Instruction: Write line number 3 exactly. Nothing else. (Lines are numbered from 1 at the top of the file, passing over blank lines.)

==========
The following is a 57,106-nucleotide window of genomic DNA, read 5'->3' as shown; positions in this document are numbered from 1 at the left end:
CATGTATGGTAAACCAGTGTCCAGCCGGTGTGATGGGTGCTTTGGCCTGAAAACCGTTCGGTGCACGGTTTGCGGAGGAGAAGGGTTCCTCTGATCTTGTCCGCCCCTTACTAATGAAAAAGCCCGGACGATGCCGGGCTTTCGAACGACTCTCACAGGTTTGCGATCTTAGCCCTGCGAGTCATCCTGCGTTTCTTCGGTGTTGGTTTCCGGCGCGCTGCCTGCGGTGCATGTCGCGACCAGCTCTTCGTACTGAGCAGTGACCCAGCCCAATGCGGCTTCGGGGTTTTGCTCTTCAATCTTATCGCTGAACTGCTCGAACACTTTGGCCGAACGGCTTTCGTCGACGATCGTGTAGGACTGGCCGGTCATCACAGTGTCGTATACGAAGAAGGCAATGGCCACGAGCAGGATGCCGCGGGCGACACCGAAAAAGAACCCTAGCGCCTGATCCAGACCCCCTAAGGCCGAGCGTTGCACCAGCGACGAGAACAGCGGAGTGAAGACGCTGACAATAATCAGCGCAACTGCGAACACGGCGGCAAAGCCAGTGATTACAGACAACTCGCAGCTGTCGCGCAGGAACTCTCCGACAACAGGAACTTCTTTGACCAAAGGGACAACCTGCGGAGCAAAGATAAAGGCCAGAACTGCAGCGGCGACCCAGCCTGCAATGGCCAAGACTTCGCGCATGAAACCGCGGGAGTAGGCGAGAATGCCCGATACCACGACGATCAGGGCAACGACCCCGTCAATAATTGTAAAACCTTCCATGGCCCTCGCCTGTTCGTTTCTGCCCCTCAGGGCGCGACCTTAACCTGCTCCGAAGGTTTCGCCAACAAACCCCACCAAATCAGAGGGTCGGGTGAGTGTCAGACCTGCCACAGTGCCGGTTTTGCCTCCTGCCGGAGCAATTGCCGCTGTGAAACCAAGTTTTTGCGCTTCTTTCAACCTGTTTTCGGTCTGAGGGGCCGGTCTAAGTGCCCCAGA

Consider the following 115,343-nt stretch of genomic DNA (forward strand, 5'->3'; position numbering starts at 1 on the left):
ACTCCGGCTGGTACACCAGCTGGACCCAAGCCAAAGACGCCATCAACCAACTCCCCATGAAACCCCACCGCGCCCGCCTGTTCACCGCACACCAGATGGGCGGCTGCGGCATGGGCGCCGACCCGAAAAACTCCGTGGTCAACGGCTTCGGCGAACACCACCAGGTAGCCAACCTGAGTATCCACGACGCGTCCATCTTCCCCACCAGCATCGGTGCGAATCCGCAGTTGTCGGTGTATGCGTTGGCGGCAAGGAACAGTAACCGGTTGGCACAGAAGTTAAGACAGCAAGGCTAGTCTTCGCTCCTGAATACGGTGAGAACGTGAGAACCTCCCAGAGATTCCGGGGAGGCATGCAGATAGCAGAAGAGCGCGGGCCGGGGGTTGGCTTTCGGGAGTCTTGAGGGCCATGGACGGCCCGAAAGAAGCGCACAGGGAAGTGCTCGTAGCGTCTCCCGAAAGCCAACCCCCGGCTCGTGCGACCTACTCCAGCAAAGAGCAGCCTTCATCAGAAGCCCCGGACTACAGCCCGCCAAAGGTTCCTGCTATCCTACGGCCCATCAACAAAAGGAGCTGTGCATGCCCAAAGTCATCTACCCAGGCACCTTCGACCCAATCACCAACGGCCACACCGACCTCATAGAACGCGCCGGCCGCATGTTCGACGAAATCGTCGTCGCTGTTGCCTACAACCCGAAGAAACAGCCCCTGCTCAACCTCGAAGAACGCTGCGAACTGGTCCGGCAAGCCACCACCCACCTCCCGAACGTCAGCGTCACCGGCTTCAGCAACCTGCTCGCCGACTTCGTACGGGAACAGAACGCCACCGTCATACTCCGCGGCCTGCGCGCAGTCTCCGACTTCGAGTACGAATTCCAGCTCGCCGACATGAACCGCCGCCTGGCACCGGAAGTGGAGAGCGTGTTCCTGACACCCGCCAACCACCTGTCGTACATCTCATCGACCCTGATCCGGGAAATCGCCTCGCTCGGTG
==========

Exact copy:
Consider the following 115,343-nt stretch of genomic DNA (forward strand, 5'->3'; position numbering starts at 1 on the left):